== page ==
Ah, that makes sense. So the keywords within a segment have the 'and' semantic, while 'or' semantics can be replicated with multiple segments, and keyword lists are distinguished by actor/target.Anima_ wrote: I should have explained a bit more what I meant with internal and external keywords. In the example the ability would be bound to the accuracy attribute of the shooter. We then test if the internal keywords are a subset of the shooters state and if the external keywords are a subset of the targets state.
Very good idea.We are planning to use a GUI based editor for that. That problem was a never ending source of bugs for Loren, even with the lesser use of keywords.
Well, the observation was that actions intended interrupts necessarily need a shorter activation time in general than 'regular' actions (otherwise they would be unusable in that fashion, since they have to 'fit' within the delay of whatever they're interrupting; otherwise either you have to somehow start it before the action or it will not finish in time), which is why I mention them specifically. Exactly what the interrupt-type actions do will affect this issue, but if we assume the interrupts tend to be indirect (i.e. they don't work by stopping the activation of the other ability but by action more difficult/less effective), usable interrupts will likely help later actors more. If we think about the snipe/cover example, if you are in a situation where you can use cover reactively, it means thatApart from execution speed, there will also be a measure how difficult it is to interrupt an action. But yes interrupts have the potential to become very powerful. That's a fact we will definitely keep in mind, but trying to balance it in vacuum will not yield many results.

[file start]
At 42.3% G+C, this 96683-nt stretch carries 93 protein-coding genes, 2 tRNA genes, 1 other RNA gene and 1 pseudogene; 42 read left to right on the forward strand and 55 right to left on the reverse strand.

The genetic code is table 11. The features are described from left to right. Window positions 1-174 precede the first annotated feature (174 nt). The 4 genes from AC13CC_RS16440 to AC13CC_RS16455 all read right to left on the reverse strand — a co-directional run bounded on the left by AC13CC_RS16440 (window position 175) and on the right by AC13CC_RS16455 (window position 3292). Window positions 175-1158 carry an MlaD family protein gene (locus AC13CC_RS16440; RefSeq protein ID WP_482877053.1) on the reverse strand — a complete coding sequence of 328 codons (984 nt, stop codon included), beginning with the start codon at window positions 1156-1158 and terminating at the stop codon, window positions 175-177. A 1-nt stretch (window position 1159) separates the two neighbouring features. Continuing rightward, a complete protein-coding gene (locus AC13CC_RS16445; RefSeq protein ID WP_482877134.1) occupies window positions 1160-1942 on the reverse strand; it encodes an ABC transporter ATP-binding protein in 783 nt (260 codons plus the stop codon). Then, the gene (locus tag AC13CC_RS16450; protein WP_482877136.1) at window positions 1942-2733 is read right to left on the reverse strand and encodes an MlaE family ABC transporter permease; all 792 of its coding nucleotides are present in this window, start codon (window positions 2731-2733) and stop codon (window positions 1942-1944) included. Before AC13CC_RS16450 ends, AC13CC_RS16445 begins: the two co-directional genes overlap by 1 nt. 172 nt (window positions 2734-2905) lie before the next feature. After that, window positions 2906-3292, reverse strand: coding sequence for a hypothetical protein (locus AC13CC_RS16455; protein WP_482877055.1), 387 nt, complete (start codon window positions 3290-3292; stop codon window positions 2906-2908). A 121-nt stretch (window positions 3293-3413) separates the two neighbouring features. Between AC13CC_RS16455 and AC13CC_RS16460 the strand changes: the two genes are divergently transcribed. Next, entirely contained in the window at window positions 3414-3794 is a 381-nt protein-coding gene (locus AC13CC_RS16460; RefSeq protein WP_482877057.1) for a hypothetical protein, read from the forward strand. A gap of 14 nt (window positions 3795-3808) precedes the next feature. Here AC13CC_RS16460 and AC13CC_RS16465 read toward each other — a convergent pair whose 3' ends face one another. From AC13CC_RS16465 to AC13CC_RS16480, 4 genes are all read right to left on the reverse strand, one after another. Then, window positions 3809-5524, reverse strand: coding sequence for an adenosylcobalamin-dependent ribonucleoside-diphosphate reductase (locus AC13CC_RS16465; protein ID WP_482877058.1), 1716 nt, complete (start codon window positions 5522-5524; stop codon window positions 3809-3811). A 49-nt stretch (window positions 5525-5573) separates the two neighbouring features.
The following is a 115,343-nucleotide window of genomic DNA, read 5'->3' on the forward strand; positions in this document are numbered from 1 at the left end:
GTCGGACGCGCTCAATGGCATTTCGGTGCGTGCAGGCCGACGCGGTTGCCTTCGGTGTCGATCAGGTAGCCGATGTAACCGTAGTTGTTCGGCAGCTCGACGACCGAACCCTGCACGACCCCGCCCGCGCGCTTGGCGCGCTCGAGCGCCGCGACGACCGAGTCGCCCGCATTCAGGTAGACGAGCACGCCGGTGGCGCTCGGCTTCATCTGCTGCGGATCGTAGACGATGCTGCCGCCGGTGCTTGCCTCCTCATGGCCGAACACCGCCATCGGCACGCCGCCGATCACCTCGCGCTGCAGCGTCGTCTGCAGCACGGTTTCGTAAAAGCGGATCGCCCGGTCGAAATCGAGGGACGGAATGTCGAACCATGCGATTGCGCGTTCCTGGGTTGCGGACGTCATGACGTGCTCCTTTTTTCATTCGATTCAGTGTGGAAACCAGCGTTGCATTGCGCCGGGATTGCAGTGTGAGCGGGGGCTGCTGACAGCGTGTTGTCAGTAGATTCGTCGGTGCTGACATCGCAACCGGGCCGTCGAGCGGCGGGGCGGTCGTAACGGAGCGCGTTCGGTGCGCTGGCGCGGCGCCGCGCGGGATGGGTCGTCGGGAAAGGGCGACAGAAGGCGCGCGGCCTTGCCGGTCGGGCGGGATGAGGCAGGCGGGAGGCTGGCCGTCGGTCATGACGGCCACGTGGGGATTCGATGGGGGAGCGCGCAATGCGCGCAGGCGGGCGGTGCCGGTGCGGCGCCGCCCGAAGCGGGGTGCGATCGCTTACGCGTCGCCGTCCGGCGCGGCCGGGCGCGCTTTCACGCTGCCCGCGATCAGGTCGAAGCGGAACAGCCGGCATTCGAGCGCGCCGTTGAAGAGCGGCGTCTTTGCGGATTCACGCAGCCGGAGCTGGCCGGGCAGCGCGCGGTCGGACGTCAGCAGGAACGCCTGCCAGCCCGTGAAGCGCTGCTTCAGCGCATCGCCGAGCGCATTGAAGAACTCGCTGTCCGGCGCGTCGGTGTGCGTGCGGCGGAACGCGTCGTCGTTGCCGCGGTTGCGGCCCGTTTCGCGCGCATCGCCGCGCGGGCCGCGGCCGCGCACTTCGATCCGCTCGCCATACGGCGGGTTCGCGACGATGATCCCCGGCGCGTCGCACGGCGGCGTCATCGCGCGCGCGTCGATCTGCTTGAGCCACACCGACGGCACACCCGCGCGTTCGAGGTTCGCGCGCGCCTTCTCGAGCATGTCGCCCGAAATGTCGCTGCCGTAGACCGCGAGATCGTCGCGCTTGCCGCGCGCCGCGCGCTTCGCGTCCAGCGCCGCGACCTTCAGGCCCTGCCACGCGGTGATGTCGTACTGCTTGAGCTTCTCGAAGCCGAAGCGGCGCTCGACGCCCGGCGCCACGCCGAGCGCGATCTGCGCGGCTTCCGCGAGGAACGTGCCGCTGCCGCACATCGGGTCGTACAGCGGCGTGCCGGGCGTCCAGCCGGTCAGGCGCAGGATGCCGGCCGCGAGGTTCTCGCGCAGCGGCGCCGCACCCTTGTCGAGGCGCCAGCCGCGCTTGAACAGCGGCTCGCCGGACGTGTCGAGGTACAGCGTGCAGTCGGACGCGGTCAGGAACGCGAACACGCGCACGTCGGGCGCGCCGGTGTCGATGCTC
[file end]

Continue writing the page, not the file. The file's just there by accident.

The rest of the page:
Regarding the advantage of going last. It's true that it does give a certain planning potential to the slower characters. On the other hand it forces them to react to the faster characters, so the faster characters has control over the flow of battle.
a) sniper went before you
b) cover will go off before the snipe goes off
c) your next action choice occurs before your opponent's
This implies that you went from a situation where your opponent went first, to a situation where you have a counter to your opponent's action and you get a head start on the next action (since your opponent's previous action is still trying to catch up to your counter action). Depending on the amount of time left, this might merely mean that you swapped situations with your opponent (they get to react to what you do) but if you are in the right relative timing situation, you have a huge advantage. Any sort of short timing action can make it easier to get into that right timing situation, even if the action is otherwise useless (consider a short-activation delay action that does nothing but use up a little time), making it potentially very strong simply by what it can enable.
Having long actions be multipart reduces how much you can manipulate the timings since the other side has a limited ability to back out if you counter, which would maintain the value of initiative more. Alternatively, having a way to decouple activation time from the total time cost would let you have counters that are useful without having a faster loop time.